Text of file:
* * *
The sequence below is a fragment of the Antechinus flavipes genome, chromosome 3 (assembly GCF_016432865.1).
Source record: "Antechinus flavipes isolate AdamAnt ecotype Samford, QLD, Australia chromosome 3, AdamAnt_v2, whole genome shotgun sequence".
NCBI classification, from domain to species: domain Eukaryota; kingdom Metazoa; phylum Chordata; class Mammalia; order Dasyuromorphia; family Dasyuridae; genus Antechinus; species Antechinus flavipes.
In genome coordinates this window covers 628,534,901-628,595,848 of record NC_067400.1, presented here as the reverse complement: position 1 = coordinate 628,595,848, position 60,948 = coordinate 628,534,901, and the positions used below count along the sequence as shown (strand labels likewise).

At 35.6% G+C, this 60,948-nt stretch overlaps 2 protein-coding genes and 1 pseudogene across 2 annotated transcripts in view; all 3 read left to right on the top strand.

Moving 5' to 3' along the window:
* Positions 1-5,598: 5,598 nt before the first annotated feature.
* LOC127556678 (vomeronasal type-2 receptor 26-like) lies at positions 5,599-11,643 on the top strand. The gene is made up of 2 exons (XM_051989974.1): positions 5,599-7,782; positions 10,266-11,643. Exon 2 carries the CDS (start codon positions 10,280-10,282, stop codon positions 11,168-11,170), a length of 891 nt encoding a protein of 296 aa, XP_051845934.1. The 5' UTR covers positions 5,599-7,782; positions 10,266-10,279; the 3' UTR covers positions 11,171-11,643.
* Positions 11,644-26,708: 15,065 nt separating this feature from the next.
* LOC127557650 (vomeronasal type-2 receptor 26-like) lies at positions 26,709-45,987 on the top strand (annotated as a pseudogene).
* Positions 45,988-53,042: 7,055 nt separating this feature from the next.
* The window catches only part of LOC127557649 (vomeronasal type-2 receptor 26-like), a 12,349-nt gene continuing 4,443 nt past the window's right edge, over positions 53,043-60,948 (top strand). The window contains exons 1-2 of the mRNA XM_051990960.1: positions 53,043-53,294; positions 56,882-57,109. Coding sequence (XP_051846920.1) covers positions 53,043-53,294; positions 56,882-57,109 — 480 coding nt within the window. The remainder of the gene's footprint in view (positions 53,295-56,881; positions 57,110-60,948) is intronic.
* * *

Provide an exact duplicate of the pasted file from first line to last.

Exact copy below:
The sequence below is a fragment of the Antechinus flavipes genome, chromosome 3 (assembly GCF_016432865.1).
Source record: "Antechinus flavipes isolate AdamAnt ecotype Samford, QLD, Australia chromosome 3, AdamAnt_v2, whole genome shotgun sequence".
NCBI classification, from domain to species: domain Eukaryota; kingdom Metazoa; phylum Chordata; class Mammalia; order Dasyuromorphia; family Dasyuridae; genus Antechinus; species Antechinus flavipes.
In genome coordinates this window covers 628,534,901-628,595,848 of record NC_067400.1, presented here as the reverse complement: position 1 = coordinate 628,595,848, position 60,948 = coordinate 628,534,901, and the positions used below count along the sequence as shown (strand labels likewise).

At 35.6% G+C, this 60,948-nt stretch overlaps 2 protein-coding genes and 1 pseudogene across 2 annotated transcripts in view; all 3 read left to right on the top strand.

Moving 5' to 3' along the window:
* Positions 1-5,598: 5,598 nt before the first annotated feature.
* LOC127556678 (vomeronasal type-2 receptor 26-like) lies at positions 5,599-11,643 on the top strand. The gene is made up of 2 exons (XM_051989974.1): positions 5,599-7,782; positions 10,266-11,643. Exon 2 carries the CDS (start codon positions 10,280-10,282, stop codon positions 11,168-11,170), a length of 891 nt encoding a protein of 296 aa, XP_051845934.1. The 5' UTR covers positions 5,599-7,782; positions 10,266-10,279; the 3' UTR covers positions 11,171-11,643.
* Positions 11,644-26,708: 15,065 nt separating this feature from the next.
* LOC127557650 (vomeronasal type-2 receptor 26-like) lies at positions 26,709-45,987 on the top strand (annotated as a pseudogene).
* Positions 45,988-53,042: 7,055 nt separating this feature from the next.
* The window catches only part of LOC127557649 (vomeronasal type-2 receptor 26-like), a 12,349-nt gene continuing 4,443 nt past the window's right edge, over positions 53,043-60,948 (top strand). The window contains exons 1-2 of the mRNA XM_051990960.1: positions 53,043-53,294; positions 56,882-57,109. Coding sequence (XP_051846920.1) covers positions 53,043-53,294; positions 56,882-57,109 — 480 coding nt within the window. The remainder of the gene's footprint in view (positions 53,295-56,881; positions 57,110-60,948) is intronic.